By: Meg Waite Clayton
In 1936, the Nazi are little more than loud, brutish bores to fifteen-year old Stephan Neuman, the son of a wealthy and influential Jewish family and budding playwright whose playground extends from Vienna’s streets to its intricate underground tunnels. Stephan’s best friend and companion is the brilliant Žofie-Helene, a Christian girl whose mother edits a progressive, anti-Nazi newspaper. But the two adolescents’ carefree innocence is shattered when the Nazis’ take control.
There is hope in the darkness, though. Truus Wijsmuller, a member of the Dutch resistance, risks her life smuggling Jewish children out of Nazi Germany to the nations that will take them. It is a mission that becomes even more dangerous after the Anschluss—Hitler’s annexation of Austria—as, across Europe, countries close their borders to the growing number of refugees desperate to escape.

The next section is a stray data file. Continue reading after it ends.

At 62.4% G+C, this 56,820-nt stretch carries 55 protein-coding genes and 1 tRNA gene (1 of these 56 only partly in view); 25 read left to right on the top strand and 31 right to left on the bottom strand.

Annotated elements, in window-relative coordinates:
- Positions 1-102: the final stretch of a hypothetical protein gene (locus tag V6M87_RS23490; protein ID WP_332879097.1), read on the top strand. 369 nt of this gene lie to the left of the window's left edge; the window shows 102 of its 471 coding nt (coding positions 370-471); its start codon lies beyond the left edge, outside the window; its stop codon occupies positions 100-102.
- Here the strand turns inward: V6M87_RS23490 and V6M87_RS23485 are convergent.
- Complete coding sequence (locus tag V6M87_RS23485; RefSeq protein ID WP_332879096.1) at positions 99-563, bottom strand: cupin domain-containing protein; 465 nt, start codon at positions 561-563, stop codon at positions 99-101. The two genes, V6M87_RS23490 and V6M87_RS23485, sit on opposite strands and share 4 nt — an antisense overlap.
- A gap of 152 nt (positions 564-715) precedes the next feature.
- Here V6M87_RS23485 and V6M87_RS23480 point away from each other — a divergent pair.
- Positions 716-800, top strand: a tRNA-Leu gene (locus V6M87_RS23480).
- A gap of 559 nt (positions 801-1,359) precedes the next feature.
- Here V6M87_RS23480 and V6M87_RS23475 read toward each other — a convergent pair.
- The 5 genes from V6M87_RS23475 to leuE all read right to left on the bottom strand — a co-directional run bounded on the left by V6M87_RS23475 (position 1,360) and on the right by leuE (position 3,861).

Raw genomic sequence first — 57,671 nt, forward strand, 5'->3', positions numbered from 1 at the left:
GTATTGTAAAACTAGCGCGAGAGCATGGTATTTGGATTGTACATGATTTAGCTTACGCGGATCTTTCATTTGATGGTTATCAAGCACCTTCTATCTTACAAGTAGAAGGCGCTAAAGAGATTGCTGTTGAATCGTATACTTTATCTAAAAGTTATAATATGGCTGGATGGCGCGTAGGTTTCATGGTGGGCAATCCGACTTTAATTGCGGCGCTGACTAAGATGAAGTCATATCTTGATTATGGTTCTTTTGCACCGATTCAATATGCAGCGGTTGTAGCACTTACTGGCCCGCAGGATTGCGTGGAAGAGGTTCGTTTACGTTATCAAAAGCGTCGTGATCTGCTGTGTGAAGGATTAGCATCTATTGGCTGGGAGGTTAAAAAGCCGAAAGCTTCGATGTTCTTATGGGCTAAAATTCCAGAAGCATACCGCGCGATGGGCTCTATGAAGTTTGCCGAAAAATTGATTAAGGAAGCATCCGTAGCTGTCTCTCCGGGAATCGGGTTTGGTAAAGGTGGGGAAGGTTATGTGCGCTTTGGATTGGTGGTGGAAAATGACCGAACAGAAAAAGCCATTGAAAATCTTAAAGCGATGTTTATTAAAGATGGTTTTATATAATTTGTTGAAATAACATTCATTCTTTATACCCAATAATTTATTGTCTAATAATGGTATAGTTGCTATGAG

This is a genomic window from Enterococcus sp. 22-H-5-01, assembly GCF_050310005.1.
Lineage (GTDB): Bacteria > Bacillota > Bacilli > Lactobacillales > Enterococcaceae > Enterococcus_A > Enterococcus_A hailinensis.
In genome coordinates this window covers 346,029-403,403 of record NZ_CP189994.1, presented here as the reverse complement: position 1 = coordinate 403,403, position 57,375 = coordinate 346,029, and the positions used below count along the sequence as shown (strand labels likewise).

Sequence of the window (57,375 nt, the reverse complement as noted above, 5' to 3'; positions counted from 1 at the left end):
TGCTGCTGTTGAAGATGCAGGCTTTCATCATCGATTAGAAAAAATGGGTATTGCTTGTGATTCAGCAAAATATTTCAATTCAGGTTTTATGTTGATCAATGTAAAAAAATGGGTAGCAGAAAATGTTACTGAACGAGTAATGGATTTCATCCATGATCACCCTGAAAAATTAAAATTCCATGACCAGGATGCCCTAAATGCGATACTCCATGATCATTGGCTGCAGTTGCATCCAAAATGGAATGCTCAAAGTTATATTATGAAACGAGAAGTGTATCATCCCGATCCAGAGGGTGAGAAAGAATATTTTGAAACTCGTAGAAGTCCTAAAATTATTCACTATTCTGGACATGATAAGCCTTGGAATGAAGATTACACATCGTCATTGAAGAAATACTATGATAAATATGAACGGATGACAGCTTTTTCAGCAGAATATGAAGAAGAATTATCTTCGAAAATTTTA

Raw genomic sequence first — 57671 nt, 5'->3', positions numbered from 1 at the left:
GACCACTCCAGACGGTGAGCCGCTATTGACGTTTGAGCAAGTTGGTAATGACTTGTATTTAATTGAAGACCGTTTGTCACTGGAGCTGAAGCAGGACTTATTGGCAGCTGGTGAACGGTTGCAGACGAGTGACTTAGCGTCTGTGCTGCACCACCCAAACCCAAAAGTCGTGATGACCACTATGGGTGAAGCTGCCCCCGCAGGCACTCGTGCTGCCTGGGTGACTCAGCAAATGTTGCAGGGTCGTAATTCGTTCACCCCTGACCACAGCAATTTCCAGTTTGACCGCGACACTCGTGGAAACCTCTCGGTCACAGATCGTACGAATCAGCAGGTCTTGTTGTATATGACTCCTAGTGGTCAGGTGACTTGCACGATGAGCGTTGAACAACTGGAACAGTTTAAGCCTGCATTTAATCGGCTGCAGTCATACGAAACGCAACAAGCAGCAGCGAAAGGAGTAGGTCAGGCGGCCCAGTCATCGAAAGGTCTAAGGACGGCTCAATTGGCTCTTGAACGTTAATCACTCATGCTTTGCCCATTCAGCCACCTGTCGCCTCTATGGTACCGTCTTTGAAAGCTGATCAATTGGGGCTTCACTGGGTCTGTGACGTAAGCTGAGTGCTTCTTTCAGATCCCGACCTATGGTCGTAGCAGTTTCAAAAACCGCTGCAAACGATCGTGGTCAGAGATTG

Tante Truus, as she is known, is determined to save as many children as she can. After Britain passes a measure to take in at-risk child refugees from the German Reich, she dares to approach Adolf Eichmann, the man who would later help devise the “Final Solution to the Jewish Question,” in a race against time to bring children like Stephan, his young brother Walter, and Žofie-Helene on a perilous journey to an uncertain future abroad.